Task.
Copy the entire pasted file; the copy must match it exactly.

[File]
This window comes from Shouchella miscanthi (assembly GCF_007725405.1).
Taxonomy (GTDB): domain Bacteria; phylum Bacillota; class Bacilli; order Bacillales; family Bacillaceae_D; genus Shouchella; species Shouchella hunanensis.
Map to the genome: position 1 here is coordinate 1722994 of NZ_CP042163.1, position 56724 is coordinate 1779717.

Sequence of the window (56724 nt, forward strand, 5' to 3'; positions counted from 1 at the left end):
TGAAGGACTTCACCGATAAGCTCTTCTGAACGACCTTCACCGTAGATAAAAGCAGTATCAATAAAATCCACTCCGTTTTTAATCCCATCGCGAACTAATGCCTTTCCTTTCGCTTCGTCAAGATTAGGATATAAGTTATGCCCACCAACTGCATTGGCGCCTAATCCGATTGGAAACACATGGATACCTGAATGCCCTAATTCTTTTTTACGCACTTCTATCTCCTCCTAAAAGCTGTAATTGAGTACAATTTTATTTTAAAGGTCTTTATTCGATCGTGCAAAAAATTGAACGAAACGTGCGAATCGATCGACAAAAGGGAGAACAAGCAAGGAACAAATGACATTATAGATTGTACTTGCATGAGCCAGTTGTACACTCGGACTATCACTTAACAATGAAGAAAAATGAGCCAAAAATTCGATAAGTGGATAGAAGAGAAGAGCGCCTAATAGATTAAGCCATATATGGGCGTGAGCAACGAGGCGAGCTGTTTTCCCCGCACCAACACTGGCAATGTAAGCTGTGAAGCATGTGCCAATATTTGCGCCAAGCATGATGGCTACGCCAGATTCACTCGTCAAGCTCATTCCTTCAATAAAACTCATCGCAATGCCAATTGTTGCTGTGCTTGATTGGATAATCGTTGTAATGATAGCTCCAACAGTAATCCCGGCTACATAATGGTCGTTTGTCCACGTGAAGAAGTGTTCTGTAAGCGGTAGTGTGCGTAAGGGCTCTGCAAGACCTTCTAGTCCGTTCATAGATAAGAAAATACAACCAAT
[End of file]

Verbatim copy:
This window comes from Shouchella miscanthi (assembly GCF_007725405.1).
Taxonomy (GTDB): domain Bacteria; phylum Bacillota; class Bacilli; order Bacillales; family Bacillaceae_D; genus Shouchella; species Shouchella hunanensis.
Map to the genome: position 1 here is coordinate 1722994 of NZ_CP042163.1, position 56724 is coordinate 1779717.

Sequence of the window (56724 nt, forward strand, 5' to 3'; positions counted from 1 at the left end):
TGAAGGACTTCACCGATAAGCTCTTCTGAACGACCTTCACCGTAGATAAAAGCAGTATCAATAAAATCCACTCCGTTTTTAATCCCATCGCGAACTAATGCCTTTCCTTTCGCTTCGTCAAGATTAGGATATAAGTTATGCCCACCAACTGCATTGGCGCCTAATCCGATTGGAAACACATGGATACCTGAATGCCCTAATTCTTTTTTACGCACTTCTATCTCCTCCTAAAAGCTGTAATTGAGTACAATTTTATTTTAAAGGTCTTTATTCGATCGTGCAAAAAATTGAACGAAACGTGCGAATCGATCGACAAAAGGGAGAACAAGCAAGGAACAAATGACATTATAGATTGTACTTGCATGAGCCAGTTGTACACTCGGACTATCACTTAACAATGAAGAAAAATGAGCCAAAAATTCGATAAGTGGATAGAAGAGAAGAGCGCCTAATAGATTAAGCCATATATGGGCGTGAGCAACGAGGCGAGCTGTTTTCCCCGCACCAACACTGGCAATGTAAGCTGTGAAGCATGTGCCAATATTTGCGCCAAGCATGATGGCTACGCCAGATTCACTCGTCAAGCTCATTCCTTCAATAAAACTCATCGCAATGCCAATTGTTGCTGTGCTTGATTGGATAATCGTTGTAATGATAGCTCCAACAGTAATCCCGGCTACATAATGGTCGTTTGTCCACGTGAAGAAGTGTTCTGTAAGCGGTAGTGTGCGTAAGGGCTCTGCAAGACCTTCTAGTCCGTTCATAGATAAGAAAATACAACCAAT